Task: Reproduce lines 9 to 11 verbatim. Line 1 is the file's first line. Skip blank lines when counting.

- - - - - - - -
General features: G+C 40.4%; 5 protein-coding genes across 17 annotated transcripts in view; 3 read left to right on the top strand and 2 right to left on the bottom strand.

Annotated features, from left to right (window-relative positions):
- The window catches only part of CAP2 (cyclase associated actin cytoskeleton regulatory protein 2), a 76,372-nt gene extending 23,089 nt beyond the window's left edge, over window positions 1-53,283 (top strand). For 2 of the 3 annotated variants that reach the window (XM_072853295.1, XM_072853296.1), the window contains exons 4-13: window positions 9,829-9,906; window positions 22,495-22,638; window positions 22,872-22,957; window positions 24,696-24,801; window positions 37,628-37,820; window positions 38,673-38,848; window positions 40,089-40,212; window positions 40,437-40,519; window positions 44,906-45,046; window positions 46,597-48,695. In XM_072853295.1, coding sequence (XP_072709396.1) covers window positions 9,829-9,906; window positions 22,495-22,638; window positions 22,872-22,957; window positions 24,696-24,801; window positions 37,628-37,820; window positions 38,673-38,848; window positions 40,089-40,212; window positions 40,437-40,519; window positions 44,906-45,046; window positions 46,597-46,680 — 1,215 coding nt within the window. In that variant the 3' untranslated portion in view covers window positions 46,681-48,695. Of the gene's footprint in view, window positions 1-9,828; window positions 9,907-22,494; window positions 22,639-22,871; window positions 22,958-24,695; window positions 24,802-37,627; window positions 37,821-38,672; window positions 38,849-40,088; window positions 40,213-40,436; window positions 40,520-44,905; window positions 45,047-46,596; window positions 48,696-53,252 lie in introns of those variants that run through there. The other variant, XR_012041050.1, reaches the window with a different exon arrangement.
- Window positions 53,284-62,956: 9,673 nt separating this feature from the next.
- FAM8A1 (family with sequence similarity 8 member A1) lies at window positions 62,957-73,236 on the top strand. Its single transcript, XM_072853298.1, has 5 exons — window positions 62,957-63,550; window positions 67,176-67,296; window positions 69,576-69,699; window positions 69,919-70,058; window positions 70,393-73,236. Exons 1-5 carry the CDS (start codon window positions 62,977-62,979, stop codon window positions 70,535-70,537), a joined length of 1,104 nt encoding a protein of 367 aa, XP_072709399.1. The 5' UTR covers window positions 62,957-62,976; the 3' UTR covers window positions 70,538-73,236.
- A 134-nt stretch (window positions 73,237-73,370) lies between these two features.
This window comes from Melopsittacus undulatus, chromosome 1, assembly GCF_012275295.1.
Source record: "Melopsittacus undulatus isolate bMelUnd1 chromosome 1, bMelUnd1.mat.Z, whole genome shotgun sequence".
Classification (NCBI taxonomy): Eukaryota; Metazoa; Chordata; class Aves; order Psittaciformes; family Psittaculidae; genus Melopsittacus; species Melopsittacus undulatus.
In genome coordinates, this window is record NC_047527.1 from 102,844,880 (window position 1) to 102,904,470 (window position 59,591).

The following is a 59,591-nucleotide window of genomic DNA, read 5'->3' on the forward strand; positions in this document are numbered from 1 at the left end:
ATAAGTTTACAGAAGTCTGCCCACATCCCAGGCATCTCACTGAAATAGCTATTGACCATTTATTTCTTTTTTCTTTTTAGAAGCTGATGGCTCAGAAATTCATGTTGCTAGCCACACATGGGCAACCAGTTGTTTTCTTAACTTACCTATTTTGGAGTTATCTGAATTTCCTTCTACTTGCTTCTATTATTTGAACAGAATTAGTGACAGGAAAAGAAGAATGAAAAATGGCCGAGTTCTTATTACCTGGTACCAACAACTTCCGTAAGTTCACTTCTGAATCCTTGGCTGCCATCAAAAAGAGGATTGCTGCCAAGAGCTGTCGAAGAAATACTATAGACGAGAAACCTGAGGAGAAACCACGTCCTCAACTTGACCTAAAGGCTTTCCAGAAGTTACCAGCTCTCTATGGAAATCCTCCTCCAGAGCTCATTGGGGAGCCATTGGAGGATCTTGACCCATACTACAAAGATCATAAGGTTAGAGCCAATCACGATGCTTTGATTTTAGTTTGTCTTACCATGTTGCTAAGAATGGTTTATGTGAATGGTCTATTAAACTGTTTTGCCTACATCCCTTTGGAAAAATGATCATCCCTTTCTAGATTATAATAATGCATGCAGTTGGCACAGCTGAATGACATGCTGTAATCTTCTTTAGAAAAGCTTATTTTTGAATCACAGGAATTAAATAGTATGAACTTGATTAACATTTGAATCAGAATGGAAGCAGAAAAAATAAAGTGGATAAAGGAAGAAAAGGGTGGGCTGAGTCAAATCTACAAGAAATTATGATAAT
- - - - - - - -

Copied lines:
Classification (NCBI taxonomy): Eukaryota; Metazoa; Chordata; class Aves; order Psittaciformes; family Psittaculidae; genus Melopsittacus; species Melopsittacus undulatus.
In genome coordinates, this window is record NC_047527.1 from 102,844,880 (window position 1) to 102,904,470 (window position 59,591).

The following is a 59,591-nucleotide window of genomic DNA, read 5'->3' on the forward strand; positions in this document are numbered from 1 at the left end: